Monday, 7 January 2013

Design Process: Creating a Print Design

Firstly all of my designs always begin by drawing and painting. I mainly use my own photographs and the theme of traditional botanical illustrations to create my art works from. I like to use this traditional approach and technique, as it gives each piece individuality. For me beginning through this artistic approach feels an almost natural way to create an artwork and allows me to determine how I want it to look. It is important to me that my design collection has all been derived from original hand done work.

The media that I mainly use are; pencil, black fine liner pen, mono-print and watercolours. Watercolours are my favourite media to work with; I love the delicacy and fluidity of them, while I like how some elements cannot be controlled and blend together unintentionally, creating surprising effects that cannot be planned or controlled.

Each piece I usually start by roughly sketching out the image that I finalise by painting and drawing over. I will also begin by painting the image straight on to the paper in a more expressive way, with no drawn image to follow, or will draw freehand enabling me to get a more painterly, hand rendered and expressive image.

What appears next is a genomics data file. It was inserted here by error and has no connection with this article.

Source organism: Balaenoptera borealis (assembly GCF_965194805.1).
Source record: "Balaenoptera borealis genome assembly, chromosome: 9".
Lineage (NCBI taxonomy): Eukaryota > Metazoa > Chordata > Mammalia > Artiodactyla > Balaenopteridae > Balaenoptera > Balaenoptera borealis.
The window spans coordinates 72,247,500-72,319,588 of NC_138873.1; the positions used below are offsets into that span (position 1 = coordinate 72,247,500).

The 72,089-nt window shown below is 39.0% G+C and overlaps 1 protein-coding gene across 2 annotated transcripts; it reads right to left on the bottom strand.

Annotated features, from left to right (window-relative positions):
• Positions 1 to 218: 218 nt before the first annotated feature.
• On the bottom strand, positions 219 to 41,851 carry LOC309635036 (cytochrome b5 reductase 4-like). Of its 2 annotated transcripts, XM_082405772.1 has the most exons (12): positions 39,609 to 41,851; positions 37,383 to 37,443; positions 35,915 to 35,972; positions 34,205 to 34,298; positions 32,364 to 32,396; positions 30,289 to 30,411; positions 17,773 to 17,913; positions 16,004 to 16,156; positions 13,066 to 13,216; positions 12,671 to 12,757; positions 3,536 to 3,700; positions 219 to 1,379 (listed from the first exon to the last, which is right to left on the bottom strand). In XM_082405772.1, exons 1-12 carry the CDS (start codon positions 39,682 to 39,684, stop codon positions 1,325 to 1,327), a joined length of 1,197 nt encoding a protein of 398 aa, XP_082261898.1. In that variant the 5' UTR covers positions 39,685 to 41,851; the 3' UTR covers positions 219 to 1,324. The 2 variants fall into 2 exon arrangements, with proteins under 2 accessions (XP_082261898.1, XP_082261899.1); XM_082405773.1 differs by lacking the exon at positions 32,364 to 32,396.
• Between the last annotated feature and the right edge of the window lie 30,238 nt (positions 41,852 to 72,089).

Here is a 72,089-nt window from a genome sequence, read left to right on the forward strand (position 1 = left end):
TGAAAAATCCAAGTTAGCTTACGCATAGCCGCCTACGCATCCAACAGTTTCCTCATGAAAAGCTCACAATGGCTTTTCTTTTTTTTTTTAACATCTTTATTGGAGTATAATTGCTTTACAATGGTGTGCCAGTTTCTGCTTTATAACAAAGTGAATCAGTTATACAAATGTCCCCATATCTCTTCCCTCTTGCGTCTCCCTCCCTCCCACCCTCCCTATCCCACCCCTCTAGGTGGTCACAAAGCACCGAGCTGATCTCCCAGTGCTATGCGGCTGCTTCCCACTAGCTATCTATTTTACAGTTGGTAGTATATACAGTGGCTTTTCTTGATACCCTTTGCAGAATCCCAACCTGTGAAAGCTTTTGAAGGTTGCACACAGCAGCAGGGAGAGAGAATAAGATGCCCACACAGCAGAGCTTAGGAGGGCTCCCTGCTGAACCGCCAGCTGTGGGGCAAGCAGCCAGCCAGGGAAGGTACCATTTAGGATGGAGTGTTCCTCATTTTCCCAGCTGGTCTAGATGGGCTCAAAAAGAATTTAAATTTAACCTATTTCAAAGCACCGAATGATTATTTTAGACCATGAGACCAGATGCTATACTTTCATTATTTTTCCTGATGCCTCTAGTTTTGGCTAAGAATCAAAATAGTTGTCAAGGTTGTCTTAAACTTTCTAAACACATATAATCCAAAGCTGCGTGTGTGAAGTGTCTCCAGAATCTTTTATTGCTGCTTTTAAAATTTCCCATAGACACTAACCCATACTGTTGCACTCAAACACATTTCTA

Once I have finished painting and drawing, I scan the original artworks in to the computer and use CAD to continue to edit and develop them further. I mainly use Photoshop and I firstly tidy up the artwork, clearing unnecessary marks and background imperfections, so I have a clear image to work with. I then begin to combine imagery and design elements together, creating layers and experimenting with different effects. I create colour palettes and change the colours to suit these and add background colour. Then I make the designs in to repeats and patterns ready for printing.

The designs are digitally printed in the uk on to silk, using modern print technology, which allows all the detail from the original artworks to be captured and displayed becoming a way of combining my original artworks and prints with fashion. The dreamy, painterly style works really well with the flowing, delicate qualities of the silk. This printing process is much more ecological than traditional printing techniques, creating less waste and damage to the environment.

I receive the fabric back from the printer's in a long printed length containing all my designs and prints, which I finish by cutting and sewing each piece in to different sized silk scarves.

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